Diogenes and Alexander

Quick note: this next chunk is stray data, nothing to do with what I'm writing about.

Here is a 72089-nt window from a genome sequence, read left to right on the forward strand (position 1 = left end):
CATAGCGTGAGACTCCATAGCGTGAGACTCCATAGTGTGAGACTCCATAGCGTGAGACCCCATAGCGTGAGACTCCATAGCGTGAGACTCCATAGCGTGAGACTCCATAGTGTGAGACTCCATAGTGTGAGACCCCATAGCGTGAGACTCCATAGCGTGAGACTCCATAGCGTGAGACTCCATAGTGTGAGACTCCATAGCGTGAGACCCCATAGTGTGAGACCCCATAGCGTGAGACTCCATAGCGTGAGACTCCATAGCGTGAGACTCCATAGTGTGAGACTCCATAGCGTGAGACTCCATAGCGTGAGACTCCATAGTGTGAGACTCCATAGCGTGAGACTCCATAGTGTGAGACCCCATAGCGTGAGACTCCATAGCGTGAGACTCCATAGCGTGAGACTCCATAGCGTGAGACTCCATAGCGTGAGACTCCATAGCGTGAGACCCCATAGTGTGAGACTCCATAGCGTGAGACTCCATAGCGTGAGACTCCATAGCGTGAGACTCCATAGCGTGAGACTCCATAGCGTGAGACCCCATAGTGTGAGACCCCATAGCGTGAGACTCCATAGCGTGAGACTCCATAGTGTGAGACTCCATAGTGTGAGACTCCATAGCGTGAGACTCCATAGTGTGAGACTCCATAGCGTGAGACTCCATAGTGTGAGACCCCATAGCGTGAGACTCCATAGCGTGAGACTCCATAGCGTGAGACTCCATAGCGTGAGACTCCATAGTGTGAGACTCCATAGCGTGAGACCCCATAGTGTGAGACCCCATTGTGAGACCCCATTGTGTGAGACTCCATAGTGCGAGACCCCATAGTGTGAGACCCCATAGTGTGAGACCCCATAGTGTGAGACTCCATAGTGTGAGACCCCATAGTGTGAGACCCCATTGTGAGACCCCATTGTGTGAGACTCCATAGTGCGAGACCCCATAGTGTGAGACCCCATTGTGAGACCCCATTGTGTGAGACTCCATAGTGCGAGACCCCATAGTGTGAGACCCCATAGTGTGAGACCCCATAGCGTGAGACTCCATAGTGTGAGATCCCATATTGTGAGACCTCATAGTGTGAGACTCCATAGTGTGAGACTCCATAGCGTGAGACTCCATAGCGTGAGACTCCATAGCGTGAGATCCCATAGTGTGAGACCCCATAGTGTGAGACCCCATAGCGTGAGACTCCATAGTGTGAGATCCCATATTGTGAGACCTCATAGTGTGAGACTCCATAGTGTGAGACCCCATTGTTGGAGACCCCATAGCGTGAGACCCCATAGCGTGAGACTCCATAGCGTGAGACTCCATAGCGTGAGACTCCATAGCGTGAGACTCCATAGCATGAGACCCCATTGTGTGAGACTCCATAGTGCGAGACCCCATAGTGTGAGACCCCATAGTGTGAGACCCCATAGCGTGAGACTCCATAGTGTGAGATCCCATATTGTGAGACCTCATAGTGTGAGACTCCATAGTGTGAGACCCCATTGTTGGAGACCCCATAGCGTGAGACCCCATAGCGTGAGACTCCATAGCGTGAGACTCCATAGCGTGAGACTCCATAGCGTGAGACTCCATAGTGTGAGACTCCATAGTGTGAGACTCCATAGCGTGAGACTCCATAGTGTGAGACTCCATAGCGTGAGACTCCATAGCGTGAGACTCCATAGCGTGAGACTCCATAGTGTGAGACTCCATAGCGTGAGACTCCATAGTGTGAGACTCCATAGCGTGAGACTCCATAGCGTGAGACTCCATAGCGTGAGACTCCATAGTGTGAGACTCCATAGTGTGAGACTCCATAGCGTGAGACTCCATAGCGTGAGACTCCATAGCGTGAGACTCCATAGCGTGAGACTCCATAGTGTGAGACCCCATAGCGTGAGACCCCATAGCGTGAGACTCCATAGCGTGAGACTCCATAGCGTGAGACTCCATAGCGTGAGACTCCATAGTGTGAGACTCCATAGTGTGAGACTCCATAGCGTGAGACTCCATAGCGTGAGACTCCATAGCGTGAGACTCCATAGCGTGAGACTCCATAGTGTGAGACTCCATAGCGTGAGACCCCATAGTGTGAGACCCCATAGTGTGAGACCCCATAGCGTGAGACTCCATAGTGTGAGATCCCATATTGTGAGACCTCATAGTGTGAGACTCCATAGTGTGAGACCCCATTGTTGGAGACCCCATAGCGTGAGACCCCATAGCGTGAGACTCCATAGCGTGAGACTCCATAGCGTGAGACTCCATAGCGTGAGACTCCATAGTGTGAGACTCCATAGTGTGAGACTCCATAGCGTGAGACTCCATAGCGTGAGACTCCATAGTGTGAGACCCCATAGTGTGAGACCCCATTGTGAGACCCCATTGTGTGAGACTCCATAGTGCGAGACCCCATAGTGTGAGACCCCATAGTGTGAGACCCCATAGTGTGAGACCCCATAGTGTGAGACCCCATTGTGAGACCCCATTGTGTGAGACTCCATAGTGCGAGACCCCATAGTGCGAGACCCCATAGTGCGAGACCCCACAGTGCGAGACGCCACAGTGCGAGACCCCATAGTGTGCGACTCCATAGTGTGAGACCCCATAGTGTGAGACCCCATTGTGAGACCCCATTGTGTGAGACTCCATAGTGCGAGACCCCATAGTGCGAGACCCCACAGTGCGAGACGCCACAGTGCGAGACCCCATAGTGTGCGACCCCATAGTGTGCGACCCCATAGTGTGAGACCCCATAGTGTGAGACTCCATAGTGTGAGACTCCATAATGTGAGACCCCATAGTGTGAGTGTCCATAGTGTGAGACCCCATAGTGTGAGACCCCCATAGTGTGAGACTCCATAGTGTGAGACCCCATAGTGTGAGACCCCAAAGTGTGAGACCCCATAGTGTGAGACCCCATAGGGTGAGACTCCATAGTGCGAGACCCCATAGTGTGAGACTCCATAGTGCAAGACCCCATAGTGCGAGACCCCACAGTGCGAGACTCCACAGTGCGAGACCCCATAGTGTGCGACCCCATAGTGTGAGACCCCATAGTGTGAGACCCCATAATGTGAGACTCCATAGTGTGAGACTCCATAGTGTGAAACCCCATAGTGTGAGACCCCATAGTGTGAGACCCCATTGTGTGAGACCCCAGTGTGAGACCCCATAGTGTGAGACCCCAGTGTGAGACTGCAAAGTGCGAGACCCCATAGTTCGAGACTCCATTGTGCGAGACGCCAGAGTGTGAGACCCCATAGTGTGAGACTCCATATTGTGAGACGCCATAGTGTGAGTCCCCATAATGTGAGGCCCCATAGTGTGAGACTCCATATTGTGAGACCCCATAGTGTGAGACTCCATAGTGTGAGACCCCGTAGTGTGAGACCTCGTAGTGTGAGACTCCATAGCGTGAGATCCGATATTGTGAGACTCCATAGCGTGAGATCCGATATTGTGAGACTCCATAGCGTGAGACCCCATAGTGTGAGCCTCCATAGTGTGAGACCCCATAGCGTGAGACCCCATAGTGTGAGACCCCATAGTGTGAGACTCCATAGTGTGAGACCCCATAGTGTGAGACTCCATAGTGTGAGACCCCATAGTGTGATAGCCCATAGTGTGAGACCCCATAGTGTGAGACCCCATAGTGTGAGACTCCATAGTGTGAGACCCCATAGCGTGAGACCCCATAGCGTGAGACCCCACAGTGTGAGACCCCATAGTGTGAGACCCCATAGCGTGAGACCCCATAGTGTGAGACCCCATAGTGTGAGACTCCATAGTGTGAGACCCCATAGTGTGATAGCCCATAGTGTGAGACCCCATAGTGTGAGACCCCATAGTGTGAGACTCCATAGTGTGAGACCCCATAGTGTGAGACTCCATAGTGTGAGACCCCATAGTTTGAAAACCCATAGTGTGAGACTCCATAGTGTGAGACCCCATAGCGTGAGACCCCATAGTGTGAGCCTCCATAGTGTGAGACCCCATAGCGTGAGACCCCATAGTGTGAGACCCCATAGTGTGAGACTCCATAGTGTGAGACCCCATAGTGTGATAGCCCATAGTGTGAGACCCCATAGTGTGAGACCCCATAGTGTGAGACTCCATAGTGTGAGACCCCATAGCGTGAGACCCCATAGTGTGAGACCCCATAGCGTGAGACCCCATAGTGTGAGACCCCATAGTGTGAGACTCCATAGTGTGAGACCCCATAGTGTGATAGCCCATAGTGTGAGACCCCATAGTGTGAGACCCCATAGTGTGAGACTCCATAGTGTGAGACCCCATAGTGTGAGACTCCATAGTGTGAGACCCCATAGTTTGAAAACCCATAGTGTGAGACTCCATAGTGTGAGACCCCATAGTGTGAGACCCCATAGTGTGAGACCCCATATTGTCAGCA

The meeting of Diogenes of Sinope and Alexander the Great is one of the most discussed anecdotes from philosophical history. Many versions of it exist. The most popular relate it as evidence of Diogenes' disregard for authority, wealth, and decorum.Plutarch and Diogenes Laërtius report that Alexander and Diogenes died on the same day, in 323 BC. Although this coincidence is suspect (since neither man's date of death can be conclusively verified), the anecdote, and the relationship between the two people, has been the subject of many literary and artistic works over the centuries, from the writings of Diogenes Laërtius to David Pinski's 1930 dramatic reconstruction of the encounter, Aleḳsander un Dyogenes; including writings from the Middle Ages, several works of Henry Fielding, and possibly even Shakespeare's King Lear along the way. The literature and artwork influenced by this story are extensive.Versions upon versions of the anecdote exist, with the origins of most appearing to be, either directly or indirectly, in the account of the meeting given by Plutarch, whose actual historicity has also been questioned. Several of the embellished versions of the anecdote do not name either one or both of the protagonists, and some indeed substitute Socrates for Diogenes.